Glamping, Northwoods style, on spectacular Fish Pond in Jackman

Pano Fish Pond 5485-5490.JPG

Fellow adventurers Bill and Mary Bausch were among the group who camped together last week up near Jackman, Maine. Bill’s panoramic photo above captures the spirit of aptly-named Fish Pond, where we had a small campground all to ourselves, for five days and nights of campfires, swimming, berry picking, and more.

The crew (from left) were Phil Blomquist, Mary Berger, Bill and Mary Bausch, Dad, Linda Blomquist, Kathy Buhl, plus me and Mom, who was staying in a cabin on Big Wood Pond

“40 degrees in the ME woods yesterday as we woke!” Mary Bausch wrote after arriving safely home. “The crackling fire Phil started @5 got us up out of our sleeping bags and into the hot coffee, chocolate and oatmeal (with fixins). Three hours from here to there doesn’t take into account the 30+ minutes it takes to get out from the campsite on 13 miles of a dusty dirt – dodging the huge trucks hauling – logging road! But well worth the hazardous road to get to this lovely campsite on Fish Pond, connected to Spencer Lake. We did two long paddles to fab lunch sites on the local lakes, enjoyed an actual fish fry one evening thanks to the avid fisher people with us! Our fare was clearly gourmet – “glampingly” so, since we had our cars near our tents, plenty of coolers. Finally ran out of ice and paper towels this morning. Not much of a hardship. And we saw TWO whole moose(s) across our Fish Pond. Altogether a successful adventure.”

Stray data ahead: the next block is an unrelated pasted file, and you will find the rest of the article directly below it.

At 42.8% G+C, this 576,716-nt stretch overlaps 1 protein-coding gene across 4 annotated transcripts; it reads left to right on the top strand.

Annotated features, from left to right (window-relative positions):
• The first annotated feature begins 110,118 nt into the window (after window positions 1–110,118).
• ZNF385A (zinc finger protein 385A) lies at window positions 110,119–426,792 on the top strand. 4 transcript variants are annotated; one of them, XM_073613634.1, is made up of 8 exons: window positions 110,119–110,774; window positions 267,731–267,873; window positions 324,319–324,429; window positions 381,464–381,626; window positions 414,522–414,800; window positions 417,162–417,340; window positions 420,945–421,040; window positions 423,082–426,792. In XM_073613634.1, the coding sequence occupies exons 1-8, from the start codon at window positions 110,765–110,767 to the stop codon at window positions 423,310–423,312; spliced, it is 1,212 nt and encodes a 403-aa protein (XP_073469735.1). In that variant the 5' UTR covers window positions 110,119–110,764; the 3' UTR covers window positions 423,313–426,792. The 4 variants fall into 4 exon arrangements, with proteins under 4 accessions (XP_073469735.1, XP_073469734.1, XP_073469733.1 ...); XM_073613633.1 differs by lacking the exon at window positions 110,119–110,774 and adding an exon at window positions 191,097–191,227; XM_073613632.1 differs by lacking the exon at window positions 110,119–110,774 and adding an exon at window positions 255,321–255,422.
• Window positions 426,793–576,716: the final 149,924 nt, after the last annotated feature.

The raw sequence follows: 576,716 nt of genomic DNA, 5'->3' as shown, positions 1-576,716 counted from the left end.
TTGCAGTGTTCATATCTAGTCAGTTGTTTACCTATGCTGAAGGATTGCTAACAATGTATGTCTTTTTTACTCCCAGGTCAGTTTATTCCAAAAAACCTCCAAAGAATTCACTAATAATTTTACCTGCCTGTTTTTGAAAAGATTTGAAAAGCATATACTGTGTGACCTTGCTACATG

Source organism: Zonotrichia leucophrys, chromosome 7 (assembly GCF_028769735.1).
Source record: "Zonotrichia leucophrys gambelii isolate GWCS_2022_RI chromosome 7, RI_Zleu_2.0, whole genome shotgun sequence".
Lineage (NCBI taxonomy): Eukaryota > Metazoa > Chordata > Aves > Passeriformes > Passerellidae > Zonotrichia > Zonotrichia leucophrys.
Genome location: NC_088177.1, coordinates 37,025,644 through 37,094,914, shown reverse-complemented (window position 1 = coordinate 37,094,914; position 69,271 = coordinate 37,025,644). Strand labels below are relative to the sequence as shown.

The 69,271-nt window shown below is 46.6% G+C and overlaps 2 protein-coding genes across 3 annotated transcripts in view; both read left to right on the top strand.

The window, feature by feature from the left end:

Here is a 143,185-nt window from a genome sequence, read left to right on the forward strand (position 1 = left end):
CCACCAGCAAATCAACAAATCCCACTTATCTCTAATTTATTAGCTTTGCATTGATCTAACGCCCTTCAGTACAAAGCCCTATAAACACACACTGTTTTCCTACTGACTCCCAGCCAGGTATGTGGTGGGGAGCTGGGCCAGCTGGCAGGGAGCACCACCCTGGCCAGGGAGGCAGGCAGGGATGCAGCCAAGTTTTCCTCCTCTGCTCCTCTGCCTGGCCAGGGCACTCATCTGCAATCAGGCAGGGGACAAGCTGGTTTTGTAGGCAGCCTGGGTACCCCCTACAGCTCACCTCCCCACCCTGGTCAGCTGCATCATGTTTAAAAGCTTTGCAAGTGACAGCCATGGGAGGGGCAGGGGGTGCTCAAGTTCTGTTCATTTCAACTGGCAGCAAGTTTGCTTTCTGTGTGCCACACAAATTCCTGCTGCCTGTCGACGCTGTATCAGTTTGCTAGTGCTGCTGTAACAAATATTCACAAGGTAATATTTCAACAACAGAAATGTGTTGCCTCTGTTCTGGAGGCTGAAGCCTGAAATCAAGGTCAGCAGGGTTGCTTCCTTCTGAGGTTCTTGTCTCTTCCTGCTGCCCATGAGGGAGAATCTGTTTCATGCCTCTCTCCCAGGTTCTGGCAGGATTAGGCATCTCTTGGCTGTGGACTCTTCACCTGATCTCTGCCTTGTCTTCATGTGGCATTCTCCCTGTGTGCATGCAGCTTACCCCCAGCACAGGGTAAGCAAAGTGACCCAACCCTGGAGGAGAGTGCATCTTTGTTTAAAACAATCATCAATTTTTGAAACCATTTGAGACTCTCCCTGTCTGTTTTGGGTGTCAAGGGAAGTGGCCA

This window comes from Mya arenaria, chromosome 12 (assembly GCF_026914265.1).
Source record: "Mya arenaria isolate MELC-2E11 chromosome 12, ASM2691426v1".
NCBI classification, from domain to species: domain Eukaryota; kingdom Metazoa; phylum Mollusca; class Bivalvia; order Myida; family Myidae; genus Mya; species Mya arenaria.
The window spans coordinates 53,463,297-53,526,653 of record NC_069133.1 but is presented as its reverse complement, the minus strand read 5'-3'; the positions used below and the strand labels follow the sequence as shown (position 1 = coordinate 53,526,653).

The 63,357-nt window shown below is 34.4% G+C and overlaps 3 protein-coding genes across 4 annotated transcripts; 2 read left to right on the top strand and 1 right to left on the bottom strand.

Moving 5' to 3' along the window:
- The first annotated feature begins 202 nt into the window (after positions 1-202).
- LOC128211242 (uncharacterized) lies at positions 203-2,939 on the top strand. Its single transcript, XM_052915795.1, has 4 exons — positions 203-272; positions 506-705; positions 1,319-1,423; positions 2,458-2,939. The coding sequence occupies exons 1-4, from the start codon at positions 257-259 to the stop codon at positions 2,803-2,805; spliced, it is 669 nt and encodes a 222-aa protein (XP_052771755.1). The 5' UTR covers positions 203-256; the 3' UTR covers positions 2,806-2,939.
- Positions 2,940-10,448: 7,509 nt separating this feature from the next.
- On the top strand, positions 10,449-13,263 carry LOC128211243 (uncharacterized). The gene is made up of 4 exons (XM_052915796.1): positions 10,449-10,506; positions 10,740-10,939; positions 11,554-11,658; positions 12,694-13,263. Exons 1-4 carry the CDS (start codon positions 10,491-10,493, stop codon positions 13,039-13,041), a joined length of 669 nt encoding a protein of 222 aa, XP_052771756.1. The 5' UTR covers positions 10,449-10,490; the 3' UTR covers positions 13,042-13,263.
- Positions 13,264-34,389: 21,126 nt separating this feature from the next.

Up early to welcome the sun on our first morning
Mary Berger wets a fly in the cove by our campsite
This chair was one of many perks that would never come along on a river trip
Almost ready to paddle island-studded, mountain-ringed Attean Pond
Yoga? – No, Kathy trying to entice a gray jay closer to camp
One morning, Phil discovered a stowaway in his kayak, peeking out from behind the foam in the bow. After being evicted, the tiny gray shrew swam valiantly (and safely) to shore.
The “before” photo: Dad starting out on a solo adventure, a two-night trip down 14 miles of the NFCT, starting in this tiny inlet to Fish Pond and ending on Spencer Stream near Grand Falls